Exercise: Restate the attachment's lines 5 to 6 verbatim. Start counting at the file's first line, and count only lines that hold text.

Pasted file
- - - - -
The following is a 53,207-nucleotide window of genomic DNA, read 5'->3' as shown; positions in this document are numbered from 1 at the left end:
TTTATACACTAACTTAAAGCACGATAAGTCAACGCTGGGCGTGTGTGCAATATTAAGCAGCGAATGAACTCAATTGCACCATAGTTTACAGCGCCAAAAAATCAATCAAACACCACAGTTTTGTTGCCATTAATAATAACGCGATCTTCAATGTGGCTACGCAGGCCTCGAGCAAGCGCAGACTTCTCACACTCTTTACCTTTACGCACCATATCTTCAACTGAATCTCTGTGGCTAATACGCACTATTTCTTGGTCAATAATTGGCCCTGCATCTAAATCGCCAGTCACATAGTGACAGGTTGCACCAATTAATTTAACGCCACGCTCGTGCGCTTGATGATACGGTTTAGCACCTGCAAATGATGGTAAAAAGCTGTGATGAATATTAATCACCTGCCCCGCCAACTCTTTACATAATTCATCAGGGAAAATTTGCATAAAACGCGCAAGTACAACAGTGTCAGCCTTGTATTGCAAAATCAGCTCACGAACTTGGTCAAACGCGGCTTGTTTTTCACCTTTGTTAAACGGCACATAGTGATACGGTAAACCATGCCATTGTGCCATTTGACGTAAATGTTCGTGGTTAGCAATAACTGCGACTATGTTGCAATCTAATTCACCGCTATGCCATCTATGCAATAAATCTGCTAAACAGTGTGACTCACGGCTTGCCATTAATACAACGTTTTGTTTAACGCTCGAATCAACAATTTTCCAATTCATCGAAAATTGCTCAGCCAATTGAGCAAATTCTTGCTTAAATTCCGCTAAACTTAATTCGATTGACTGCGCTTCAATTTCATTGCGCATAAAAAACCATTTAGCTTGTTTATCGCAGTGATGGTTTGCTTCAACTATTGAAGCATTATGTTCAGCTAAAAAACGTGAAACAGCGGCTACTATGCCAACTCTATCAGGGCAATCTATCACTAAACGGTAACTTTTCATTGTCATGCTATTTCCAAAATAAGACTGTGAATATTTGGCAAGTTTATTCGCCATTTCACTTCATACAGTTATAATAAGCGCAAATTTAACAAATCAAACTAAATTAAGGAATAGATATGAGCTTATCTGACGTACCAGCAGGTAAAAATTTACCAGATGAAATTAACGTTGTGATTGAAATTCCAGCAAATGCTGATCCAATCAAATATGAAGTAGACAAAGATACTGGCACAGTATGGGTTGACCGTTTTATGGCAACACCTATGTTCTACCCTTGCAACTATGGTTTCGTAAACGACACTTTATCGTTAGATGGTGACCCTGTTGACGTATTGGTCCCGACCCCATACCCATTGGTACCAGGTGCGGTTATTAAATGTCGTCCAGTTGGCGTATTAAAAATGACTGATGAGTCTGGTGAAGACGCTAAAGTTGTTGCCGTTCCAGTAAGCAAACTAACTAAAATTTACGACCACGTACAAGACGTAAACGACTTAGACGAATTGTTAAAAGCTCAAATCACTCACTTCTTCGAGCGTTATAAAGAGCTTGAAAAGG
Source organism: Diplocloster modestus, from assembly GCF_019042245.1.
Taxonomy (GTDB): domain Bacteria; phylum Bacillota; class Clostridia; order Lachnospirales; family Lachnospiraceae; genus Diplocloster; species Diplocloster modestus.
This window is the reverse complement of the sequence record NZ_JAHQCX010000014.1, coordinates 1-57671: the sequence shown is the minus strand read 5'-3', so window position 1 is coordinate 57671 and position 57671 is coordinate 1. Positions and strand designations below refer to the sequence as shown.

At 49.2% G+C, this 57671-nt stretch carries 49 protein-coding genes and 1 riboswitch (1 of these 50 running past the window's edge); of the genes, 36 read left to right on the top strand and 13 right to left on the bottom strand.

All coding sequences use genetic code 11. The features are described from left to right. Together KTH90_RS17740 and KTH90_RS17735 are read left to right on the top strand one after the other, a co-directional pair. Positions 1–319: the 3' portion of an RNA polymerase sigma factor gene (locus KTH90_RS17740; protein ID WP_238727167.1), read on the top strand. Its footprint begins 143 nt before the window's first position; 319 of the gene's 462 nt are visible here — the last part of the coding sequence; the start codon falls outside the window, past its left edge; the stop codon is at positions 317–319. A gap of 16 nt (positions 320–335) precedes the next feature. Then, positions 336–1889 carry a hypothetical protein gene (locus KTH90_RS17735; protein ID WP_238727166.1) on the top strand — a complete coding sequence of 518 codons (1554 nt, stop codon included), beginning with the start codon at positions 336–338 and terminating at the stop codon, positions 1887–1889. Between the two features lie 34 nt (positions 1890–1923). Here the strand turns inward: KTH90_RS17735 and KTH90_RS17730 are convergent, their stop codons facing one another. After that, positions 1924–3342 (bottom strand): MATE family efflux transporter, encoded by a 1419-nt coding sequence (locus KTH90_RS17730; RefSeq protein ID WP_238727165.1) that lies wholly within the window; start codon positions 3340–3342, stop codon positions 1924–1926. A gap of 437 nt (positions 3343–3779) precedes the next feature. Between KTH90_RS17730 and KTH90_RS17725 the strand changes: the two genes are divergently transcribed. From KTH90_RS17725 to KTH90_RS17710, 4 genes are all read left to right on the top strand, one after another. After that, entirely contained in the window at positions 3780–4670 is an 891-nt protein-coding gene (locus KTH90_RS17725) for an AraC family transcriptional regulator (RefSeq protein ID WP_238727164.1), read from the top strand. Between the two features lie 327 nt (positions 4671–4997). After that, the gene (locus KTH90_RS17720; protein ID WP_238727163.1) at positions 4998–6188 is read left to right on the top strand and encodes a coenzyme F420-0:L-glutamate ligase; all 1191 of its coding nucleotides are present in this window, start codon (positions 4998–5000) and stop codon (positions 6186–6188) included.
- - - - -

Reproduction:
This window is the reverse complement of the sequence record NZ_JAHQCX010000014.1, coordinates 1-57671: the sequence shown is the minus strand read 5'-3', so window position 1 is coordinate 57671 and position 57671 is coordinate 1. Positions and strand designations below refer to the sequence as shown.

At 49.2% G+C, this 57671-nt stretch carries 49 protein-coding genes and 1 riboswitch (1 of these 50 running past the window's edge); of the genes, 36 read left to right on the top strand and 13 right to left on the bottom strand.